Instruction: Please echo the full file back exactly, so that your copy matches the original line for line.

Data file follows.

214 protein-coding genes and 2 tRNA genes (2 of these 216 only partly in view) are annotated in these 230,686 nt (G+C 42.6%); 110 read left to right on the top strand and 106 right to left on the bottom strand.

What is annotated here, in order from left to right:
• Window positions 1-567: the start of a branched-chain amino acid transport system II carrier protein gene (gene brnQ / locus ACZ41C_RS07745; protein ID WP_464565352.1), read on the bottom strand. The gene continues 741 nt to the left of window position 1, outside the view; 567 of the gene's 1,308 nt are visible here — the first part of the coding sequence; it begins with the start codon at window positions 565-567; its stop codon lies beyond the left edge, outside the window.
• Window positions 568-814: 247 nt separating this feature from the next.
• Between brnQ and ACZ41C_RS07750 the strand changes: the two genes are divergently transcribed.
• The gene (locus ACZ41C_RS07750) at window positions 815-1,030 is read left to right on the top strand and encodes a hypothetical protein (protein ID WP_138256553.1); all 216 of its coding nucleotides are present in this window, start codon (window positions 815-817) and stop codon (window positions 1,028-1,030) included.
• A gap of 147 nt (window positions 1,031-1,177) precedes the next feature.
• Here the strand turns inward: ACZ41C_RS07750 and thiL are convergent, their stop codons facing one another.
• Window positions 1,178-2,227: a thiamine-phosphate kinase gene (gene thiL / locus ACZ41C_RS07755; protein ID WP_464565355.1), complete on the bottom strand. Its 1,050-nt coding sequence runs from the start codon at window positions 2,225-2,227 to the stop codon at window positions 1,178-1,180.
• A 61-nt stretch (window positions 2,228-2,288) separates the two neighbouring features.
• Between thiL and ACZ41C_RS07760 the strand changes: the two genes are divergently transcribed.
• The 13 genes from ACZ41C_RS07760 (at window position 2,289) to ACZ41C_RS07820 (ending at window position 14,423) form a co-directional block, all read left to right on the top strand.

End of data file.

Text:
214 protein-coding genes and 2 tRNA genes (2 of these 216 only partly in view) are annotated in these 230,686 nt (G+C 42.6%); 110 read left to right on the top strand and 106 right to left on the bottom strand.

What is annotated here, in order from left to right:
• Window positions 1-567: the start of a branched-chain amino acid transport system II carrier protein gene (gene brnQ / locus ACZ41C_RS07745; protein ID WP_464565352.1), read on the bottom strand. The gene continues 741 nt to the left of window position 1, outside the view; 567 of the gene's 1,308 nt are visible here — the first part of the coding sequence; it begins with the start codon at window positions 565-567; its stop codon lies beyond the left edge, outside the window.
• Window positions 568-814: 247 nt separating this feature from the next.
• Between brnQ and ACZ41C_RS07750 the strand changes: the two genes are divergently transcribed.
• The gene (locus ACZ41C_RS07750) at window positions 815-1,030 is read left to right on the top strand and encodes a hypothetical protein (protein ID WP_138256553.1); all 216 of its coding nucleotides are present in this window, start codon (window positions 815-817) and stop codon (window positions 1,028-1,030) included.
• A gap of 147 nt (window positions 1,031-1,177) precedes the next feature.
• Here the strand turns inward: ACZ41C_RS07750 and thiL are convergent, their stop codons facing one another.
• Window positions 1,178-2,227: a thiamine-phosphate kinase gene (gene thiL / locus ACZ41C_RS07755; protein ID WP_464565355.1), complete on the bottom strand. Its 1,050-nt coding sequence runs from the start codon at window positions 2,225-2,227 to the stop codon at window positions 1,178-1,180.
• A 61-nt stretch (window positions 2,228-2,288) separates the two neighbouring features.
• Between thiL and ACZ41C_RS07760 the strand changes: the two genes are divergently transcribed.
• The 13 genes from ACZ41C_RS07760 (at window position 2,289) to ACZ41C_RS07820 (ending at window position 14,423) form a co-directional block, all read left to right on the top strand.